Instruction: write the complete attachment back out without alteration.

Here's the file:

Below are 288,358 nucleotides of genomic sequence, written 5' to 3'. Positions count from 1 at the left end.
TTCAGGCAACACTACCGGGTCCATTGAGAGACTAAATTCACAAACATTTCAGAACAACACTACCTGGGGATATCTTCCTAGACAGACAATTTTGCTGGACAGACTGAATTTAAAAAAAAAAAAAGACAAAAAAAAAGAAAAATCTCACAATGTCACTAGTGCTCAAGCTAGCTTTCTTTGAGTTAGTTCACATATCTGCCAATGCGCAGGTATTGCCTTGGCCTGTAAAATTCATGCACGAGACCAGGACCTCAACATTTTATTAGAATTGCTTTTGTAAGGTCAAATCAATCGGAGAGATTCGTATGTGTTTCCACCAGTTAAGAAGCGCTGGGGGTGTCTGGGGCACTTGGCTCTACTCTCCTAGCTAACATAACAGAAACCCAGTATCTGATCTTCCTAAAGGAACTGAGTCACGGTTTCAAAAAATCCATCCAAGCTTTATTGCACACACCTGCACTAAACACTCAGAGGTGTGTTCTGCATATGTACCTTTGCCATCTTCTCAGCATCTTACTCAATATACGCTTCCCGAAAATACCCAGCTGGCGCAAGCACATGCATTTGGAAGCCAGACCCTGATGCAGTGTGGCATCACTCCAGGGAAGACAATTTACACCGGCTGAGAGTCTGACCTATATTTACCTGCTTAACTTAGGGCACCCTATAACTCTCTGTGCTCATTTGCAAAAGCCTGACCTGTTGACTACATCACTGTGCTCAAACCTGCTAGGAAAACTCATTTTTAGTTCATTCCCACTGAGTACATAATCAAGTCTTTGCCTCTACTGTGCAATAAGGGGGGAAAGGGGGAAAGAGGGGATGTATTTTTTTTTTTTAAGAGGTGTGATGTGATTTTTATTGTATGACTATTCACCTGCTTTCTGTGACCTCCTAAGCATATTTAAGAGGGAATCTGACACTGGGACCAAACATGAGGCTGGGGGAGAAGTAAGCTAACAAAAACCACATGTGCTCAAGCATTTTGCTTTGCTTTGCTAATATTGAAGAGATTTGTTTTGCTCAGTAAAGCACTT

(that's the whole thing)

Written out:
Below are 288,358 nucleotides of genomic sequence, written 5' to 3'. Positions count from 1 at the left end.
TTCAGGCAACACTACCGGGTCCATTGAGAGACTAAATTCACAAACATTTCAGAACAACACTACCTGGGGATATCTTCCTAGACAGACAATTTTGCTGGACAGACTGAATTTAAAAAAAAAAAAAGACAAAAAAAAAGAAAAATCTCACAATGTCACTAGTGCTCAAGCTAGCTTTCTTTGAGTTAGTTCACATATCTGCCAATGCGCAGGTATTGCCTTGGCCTGTAAAATTCATGCACGAGACCAGGACCTCAACATTTTATTAGAATTGCTTTTGTAAGGTCAAATCAATCGGAGAGATTCGTATGTGTTTCCACCAGTTAAGAAGCGCTGGGGGTGTCTGGGGCACTTGGCTCTACTCTCCTAGCTAACATAACAGAAACCCAGTATCTGATCTTCCTAAAGGAACTGAGTCACGGTTTCAAAAAATCCATCCAAGCTTTATTGCACACACCTGCACTAAACACTCAGAGGTGTGTTCTGCATATGTACCTTTGCCATCTTCTCAGCATCTTACTCAATATACGCTTCCCGAAAATACCCAGCTGGCGCAAGCACATGCATTTGGAAGCCAGACCCTGATGCAGTGTGGCATCACTCCAGGGAAGACAATTTACACCGGCTGAGAGTCTGACCTATATTTACCTGCTTAACTTAGGGCACCCTATAACTCTCTGTGCTCATTTGCAAAAGCCTGACCTGTTGACTACATCACTGTGCTCAAACCTGCTAGGAAAACTCATTTTTAGTTCATTCCCACTGAGTACATAATCAAGTCTTTGCCTCTACTGTGCAATAAGGGGGGAAAGGGGGAAAGAGGGGATGTATTTTTTTTTTTTAAGAGGTGTGATGTGATTTTTATTGTATGACTATTCACCTGCTTTCTGTGACCTCCTAAGCATATTTAAGAGGGAATCTGACACTGGGACCAAACATGAGGCTGGGGGAGAAGTAAGCTAACAAAAACCACATGTGCTCAAGCATTTTGCTTTGCTTTGCTAATATTGAAGAGATTTGTTTTGCTCAGTAAAGCACTT